In an effort to better understand how this ties to prioritization, I’d like you to do the following:
Think about all the essential things we can’t live without. I’m not talking about your iPhone or vanilla scented hand cream. I’m talking about things that you literally can’t live without. Like air. Or water. Things that you need to survive another day (or a few days). Things that we more than likely take for granted.
Next, put these items in order from those that you can live the least amount of time without to the most amount of time.
Confused? Don’t worry. I’ve done it for you. Here’s your list:
When was the last time you thought about your breathing? We forget that oxygen is a vital nutrient that we can’t live without. In fact, the average human body cannot survive more than 2-3 minutes without a fresh supply of oxygen.
“Look how many people are reading all these diet books that donʼt even know how to breathe right. And diet is very secondary to breathing. You can go a without food for a couple of weeks but youʼve got about three minutes without oxygen before your brain starts to die.” -Paul Chek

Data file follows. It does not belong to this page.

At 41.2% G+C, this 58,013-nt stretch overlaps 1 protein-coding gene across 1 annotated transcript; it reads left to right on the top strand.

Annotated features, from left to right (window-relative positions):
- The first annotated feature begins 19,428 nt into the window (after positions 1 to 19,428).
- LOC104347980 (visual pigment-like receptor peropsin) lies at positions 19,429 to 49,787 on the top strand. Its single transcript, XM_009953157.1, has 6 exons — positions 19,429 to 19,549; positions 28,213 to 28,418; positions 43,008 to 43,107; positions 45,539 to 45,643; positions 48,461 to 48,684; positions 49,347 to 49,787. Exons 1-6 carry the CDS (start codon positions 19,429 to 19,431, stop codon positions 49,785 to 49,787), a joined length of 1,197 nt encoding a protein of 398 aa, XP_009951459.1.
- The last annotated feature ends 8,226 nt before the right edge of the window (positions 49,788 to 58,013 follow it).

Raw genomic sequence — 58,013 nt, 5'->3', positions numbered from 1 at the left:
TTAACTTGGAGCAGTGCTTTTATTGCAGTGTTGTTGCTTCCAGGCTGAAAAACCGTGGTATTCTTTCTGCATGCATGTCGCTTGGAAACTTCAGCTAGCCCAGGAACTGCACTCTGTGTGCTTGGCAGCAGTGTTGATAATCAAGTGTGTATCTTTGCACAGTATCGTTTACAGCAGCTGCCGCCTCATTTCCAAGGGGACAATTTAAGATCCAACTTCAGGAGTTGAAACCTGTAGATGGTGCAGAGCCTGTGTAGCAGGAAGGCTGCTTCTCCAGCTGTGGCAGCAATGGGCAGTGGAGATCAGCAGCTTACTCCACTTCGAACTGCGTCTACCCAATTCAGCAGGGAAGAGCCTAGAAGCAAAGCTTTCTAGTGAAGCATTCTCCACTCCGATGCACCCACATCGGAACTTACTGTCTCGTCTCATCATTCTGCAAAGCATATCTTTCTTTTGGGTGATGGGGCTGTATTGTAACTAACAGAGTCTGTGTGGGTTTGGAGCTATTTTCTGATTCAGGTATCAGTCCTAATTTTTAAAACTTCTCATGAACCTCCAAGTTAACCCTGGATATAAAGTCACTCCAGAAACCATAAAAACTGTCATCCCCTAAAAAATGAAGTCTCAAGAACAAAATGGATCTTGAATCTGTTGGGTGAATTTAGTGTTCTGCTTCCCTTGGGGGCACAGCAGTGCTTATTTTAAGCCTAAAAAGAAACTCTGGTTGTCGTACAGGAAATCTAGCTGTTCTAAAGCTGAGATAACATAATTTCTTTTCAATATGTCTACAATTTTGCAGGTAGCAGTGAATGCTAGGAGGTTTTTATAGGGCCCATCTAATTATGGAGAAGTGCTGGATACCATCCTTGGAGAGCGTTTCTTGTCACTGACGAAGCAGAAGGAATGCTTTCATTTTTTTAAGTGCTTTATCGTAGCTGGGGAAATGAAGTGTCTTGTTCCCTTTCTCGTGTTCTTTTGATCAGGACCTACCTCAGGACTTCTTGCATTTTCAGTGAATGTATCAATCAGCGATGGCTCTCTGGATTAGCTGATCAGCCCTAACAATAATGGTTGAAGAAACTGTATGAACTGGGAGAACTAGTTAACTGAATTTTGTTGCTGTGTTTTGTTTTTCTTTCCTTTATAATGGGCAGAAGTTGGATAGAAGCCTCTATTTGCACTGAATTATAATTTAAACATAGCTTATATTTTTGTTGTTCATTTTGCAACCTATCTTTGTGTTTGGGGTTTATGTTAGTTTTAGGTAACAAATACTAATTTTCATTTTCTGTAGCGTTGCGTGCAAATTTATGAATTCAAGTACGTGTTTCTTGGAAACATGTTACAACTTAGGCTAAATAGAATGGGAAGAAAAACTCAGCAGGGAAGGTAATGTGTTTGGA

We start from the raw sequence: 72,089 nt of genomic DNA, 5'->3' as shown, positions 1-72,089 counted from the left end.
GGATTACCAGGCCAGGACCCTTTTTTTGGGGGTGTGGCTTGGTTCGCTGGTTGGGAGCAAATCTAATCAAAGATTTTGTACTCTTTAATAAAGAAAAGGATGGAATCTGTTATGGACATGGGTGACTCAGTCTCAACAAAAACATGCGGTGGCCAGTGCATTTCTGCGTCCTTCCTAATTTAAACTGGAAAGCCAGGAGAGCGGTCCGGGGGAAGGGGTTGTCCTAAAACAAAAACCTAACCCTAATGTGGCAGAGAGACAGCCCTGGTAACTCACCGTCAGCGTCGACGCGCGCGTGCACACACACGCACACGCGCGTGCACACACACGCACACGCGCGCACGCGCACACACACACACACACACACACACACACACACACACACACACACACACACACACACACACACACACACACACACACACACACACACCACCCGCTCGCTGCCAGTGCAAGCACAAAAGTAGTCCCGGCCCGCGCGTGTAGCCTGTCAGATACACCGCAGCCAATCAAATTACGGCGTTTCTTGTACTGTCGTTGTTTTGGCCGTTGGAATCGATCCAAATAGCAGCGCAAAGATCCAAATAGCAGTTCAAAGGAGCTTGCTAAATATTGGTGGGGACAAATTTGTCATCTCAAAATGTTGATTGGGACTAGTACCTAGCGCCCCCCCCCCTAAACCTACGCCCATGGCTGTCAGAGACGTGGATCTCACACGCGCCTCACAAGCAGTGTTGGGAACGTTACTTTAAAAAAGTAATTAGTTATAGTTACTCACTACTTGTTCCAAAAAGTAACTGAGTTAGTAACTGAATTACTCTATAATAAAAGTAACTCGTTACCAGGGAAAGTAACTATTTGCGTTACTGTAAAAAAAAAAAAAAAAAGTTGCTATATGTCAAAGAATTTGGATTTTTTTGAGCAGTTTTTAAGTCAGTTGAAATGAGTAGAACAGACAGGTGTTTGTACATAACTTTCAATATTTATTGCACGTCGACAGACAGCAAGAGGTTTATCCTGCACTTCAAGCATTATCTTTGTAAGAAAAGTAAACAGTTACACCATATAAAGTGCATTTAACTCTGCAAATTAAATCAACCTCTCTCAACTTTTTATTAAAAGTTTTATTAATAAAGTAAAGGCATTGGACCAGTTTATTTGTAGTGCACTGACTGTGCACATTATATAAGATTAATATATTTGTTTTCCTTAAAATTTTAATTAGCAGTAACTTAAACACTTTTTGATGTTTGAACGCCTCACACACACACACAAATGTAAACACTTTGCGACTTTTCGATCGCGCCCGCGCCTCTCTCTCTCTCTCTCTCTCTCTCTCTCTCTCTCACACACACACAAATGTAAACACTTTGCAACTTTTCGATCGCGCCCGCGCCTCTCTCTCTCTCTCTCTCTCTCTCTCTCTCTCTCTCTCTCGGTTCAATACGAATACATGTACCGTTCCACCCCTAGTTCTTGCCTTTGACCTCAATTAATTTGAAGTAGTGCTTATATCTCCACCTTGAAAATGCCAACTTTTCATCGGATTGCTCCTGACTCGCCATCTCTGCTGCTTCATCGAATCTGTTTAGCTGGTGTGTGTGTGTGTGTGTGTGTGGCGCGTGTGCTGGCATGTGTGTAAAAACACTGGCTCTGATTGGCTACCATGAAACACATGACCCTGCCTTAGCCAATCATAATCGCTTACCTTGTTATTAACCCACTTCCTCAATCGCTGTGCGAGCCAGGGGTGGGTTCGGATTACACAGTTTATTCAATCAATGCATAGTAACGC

So proper breathing becomes very important.
Water is essential for survival. It’s in our blood, carrying nutrients and the aforementioned oxygen to cells while flushing wastes out of the body. It’s essential for life. You cannot survive more than 3-5 days without fresh water.
“As Dr. Batmanghelidj shows in his book Your Bodyʼs Many Cries For Water, even at 1% dehydration of the central nervous system can cause psychological disorders. Thatʼs a very minor amount of dehydration of the central nervous system. Lots of peopleʼs health problems and joint problems could easily be addressed just by drinking water.” – Paul Chek
So hydration moves up the list of importance.